We recently settled a case that arose out of a highway collision on behalf of a Mobile man whose case had been pending in Mobile County Circuit Court. The motor vehicle accident occurred on the evening of October 19, 2006 when a large Budweiser truck slammed into the rear of the Saturn automobile in which our client was riding as a back-seat passenger. The driver of the Saturn had to stop for a Ford Explorer that was disabled in the left lane of the approach to the Wallace Tunnel on I-10 in Mobile. The Budweiser truck was traveling at about 60 to 65 mph and was unable to stop before slamming into the Saturn. The posted speed limit on the highway was 55 mph. Also, there was a sign that required trucks to use the right lane of traffic.
Our client was severely injured in the collision and suffered what is referred to as a burst compression fracture of his back. As a result, he had to have a decompression and fusion of his spine. This man was fortunate to have survived the crash since the Saturn was rendered a total loss with the rear end literally crushed. As a result of his injuries, he can no longer perform his duties as a warehouse supervisor at a local business establishment. Our client will go back to school so that he can be retrained for a job that he can do. At present – two years post accident – he still has to use a wheelchair, a walker or a four-prong cane in order to ambulate. Our client will require future medical treatment therapy and rehabilitation. His life care plan was most conservative and the cost of the plan, reduced to present value, and other damages, including medical expenses and loss of earnings, was $2.36 Million.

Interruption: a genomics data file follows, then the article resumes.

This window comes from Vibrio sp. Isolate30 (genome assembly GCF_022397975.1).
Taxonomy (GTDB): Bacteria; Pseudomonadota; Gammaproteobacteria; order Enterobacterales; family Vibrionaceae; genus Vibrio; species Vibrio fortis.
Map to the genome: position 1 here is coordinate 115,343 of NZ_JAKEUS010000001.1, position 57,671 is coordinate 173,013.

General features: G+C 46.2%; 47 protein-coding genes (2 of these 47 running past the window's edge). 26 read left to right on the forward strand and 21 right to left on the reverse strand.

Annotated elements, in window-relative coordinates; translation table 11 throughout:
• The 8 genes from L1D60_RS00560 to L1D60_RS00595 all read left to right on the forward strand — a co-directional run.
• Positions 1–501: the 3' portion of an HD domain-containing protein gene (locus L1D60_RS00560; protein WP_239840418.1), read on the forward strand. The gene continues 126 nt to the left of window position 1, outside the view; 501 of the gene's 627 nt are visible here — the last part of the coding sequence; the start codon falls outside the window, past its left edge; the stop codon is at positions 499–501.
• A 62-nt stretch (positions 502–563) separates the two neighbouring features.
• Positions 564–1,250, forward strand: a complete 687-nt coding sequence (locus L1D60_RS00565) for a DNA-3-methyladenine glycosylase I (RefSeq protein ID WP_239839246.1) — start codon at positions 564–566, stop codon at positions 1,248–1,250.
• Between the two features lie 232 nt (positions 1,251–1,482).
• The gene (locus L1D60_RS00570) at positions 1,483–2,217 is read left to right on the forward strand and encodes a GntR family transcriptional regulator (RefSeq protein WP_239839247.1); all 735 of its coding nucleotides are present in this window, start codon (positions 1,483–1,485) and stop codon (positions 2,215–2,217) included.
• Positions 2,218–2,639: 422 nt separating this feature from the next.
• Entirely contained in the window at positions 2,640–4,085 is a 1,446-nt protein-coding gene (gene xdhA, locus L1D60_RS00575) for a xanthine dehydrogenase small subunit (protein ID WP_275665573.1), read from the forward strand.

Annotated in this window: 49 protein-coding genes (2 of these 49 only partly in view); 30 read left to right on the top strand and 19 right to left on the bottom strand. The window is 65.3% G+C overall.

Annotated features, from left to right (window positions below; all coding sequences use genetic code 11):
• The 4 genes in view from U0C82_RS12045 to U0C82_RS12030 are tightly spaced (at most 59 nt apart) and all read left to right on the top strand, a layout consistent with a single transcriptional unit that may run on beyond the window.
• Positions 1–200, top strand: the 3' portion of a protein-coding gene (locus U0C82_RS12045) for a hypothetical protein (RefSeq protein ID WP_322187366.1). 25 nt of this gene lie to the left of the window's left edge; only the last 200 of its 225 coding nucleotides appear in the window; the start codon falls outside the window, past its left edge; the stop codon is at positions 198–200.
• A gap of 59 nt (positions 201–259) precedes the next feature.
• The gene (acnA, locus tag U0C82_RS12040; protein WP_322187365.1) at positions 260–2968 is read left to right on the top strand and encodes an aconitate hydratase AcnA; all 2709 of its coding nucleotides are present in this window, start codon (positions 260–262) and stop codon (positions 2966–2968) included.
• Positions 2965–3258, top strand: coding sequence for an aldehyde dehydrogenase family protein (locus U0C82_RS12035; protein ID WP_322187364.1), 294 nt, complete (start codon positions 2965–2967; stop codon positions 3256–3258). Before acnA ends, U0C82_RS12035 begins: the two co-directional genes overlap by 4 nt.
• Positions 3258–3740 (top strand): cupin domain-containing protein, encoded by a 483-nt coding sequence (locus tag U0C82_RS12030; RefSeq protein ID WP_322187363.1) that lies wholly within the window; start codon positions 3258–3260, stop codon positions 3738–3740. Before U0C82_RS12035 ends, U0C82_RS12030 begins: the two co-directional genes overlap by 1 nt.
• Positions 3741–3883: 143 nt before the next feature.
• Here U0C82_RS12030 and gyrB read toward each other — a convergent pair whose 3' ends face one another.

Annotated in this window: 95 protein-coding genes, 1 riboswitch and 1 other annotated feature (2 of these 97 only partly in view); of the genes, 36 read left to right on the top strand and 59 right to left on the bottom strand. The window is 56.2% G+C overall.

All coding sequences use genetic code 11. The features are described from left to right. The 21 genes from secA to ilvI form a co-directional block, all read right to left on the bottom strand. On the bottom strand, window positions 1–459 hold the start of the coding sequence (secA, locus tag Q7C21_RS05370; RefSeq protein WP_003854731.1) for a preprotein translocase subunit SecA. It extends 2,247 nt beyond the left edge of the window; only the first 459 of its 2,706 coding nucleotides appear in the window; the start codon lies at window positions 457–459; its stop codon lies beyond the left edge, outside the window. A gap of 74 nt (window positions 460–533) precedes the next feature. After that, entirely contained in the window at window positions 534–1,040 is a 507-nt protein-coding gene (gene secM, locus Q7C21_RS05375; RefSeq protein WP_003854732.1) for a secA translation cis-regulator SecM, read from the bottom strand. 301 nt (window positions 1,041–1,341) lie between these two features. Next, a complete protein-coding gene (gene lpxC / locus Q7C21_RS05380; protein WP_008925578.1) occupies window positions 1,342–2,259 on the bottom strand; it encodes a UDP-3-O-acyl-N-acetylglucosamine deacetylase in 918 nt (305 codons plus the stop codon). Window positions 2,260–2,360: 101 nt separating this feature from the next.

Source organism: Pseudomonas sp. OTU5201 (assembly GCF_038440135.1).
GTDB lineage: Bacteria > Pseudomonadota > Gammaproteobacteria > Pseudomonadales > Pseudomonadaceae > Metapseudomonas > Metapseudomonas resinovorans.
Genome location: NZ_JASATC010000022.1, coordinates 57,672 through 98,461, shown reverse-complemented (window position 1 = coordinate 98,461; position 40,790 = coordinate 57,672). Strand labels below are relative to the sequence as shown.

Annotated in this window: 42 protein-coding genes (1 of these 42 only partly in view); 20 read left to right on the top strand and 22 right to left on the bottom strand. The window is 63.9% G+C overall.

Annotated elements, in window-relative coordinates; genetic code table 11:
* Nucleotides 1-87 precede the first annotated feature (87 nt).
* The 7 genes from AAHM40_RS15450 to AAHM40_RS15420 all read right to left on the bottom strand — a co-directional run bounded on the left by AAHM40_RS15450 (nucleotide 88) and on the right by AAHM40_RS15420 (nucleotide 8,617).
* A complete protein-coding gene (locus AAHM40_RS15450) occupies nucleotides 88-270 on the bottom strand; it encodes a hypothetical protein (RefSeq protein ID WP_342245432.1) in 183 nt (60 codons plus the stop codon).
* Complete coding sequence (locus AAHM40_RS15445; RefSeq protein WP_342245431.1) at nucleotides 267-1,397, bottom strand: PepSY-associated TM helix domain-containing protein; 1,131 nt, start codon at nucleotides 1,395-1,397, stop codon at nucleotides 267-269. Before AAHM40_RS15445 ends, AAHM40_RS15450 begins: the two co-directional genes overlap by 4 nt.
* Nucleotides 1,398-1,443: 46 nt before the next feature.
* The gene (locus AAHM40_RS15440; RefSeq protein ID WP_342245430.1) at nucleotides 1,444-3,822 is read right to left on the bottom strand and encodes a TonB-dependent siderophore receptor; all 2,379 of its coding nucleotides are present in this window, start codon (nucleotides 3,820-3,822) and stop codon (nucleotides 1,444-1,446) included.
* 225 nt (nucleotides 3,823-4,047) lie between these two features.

A few days after mediation, the case was settled for $6.5 million. The case had been scheduled for trial in about ten days. LaBarron Boone was the lead lawyer from our firm in the case. Greg Allen and I, along with Wesley Pitters, a Montgomery lawyer, were also involved in handling the case. Fortunately, we obtained a very good settlement for our client and his wife. Now they – along with their two fine children – can get on with their lives.
ALABAMA’S BUSINESS CLIMATE RANKS NUMBER THREE AMONG STATES